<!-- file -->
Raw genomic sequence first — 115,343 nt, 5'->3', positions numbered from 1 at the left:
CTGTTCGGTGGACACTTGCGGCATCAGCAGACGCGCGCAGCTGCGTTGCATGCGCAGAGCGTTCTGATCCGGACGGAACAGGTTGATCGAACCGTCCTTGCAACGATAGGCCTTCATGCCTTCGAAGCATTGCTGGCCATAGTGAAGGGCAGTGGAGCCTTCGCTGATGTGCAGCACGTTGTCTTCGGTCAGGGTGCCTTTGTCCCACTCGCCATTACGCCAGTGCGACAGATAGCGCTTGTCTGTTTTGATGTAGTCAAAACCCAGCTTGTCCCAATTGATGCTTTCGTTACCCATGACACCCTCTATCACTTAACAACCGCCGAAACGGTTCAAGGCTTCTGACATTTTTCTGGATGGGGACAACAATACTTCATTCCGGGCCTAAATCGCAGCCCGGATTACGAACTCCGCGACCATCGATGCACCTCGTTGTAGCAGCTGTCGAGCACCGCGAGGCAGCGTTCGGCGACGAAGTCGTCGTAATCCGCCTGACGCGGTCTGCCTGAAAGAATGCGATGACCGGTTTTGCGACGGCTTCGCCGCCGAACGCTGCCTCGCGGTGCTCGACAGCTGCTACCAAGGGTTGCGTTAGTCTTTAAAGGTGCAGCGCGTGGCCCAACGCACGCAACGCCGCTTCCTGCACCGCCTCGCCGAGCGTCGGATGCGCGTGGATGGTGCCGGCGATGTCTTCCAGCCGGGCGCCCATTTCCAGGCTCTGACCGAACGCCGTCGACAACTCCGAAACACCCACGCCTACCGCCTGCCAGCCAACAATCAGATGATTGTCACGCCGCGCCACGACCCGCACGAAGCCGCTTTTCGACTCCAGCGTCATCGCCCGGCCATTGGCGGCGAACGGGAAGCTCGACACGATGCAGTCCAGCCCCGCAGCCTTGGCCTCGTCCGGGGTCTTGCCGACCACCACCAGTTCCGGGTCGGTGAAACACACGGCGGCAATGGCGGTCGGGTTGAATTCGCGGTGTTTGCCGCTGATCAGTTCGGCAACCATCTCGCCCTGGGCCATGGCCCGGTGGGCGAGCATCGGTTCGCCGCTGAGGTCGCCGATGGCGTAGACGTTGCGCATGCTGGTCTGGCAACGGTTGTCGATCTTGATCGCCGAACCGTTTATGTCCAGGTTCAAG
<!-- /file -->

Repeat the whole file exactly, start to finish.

Raw genomic sequence first — 115,343 nt, 5'->3', positions numbered from 1 at the left:
CTGTTCGGTGGACACTTGCGGCATCAGCAGACGCGCGCAGCTGCGTTGCATGCGCAGAGCGTTCTGATCCGGACGGAACAGGTTGATCGAACCGTCCTTGCAACGATAGGCCTTCATGCCTTCGAAGCATTGCTGGCCATAGTGAAGGGCAGTGGAGCCTTCGCTGATGTGCAGCACGTTGTCTTCGGTCAGGGTGCCTTTGTCCCACTCGCCATTACGCCAGTGCGACAGATAGCGCTTGTCTGTTTTGATGTAGTCAAAACCCAGCTTGTCCCAATTGATGCTTTCGTTACCCATGACACCCTCTATCACTTAACAACCGCCGAAACGGTTCAAGGCTTCTGACATTTTTCTGGATGGGGACAACAATACTTCATTCCGGGCCTAAATCGCAGCCCGGATTACGAACTCCGCGACCATCGATGCACCTCGTTGTAGCAGCTGTCGAGCACCGCGAGGCAGCGTTCGGCGACGAAGTCGTCGTAATCCGCCTGACGCGGTCTGCCTGAAAGAATGCGATGACCGGTTTTGCGACGGCTTCGCCGCCGAACGCTGCCTCGCGGTGCTCGACAGCTGCTACCAAGGGTTGCGTTAGTCTTTAAAGGTGCAGCGCGTGGCCCAACGCACGCAACGCCGCTTCCTGCACCGCCTCGCCGAGCGTCGGATGCGCGTGGATGGTGCCGGCGATGTCTTCCAGCCGGGCGCCCATTTCCAGGCTCTGACCGAACGCCGTCGACAACTCCGAAACACCCACGCCTACCGCCTGCCAGCCAACAATCAGATGATTGTCACGCCGCGCCACGACCCGCACGAAGCCGCTTTTCGACTCCAGCGTCATCGCCCGGCCATTGGCGGCGAACGGGAAGCTCGACACGATGCAGTCCAGCCCCGCAGCCTTGGCCTCGTCCGGGGTCTTGCCGACCACCACCAGTTCCGGGTCGGTGAAACACACGGCGGCAATGGCGGTCGGGTTGAATTCGCGGTGTTTGCCGCTGATCAGTTCGGCAACCATCTCGCCCTGGGCCATGGCCCGGTGGGCGAGCATCGGTTCGCCGCTGAGGTCGCCGATGGCGTAGACGTTGCGCATGCTGGTCTGGCAACGGTTGTCGATCTTGATCGCCGAACCGTTTATGTCCAGGTTCAAG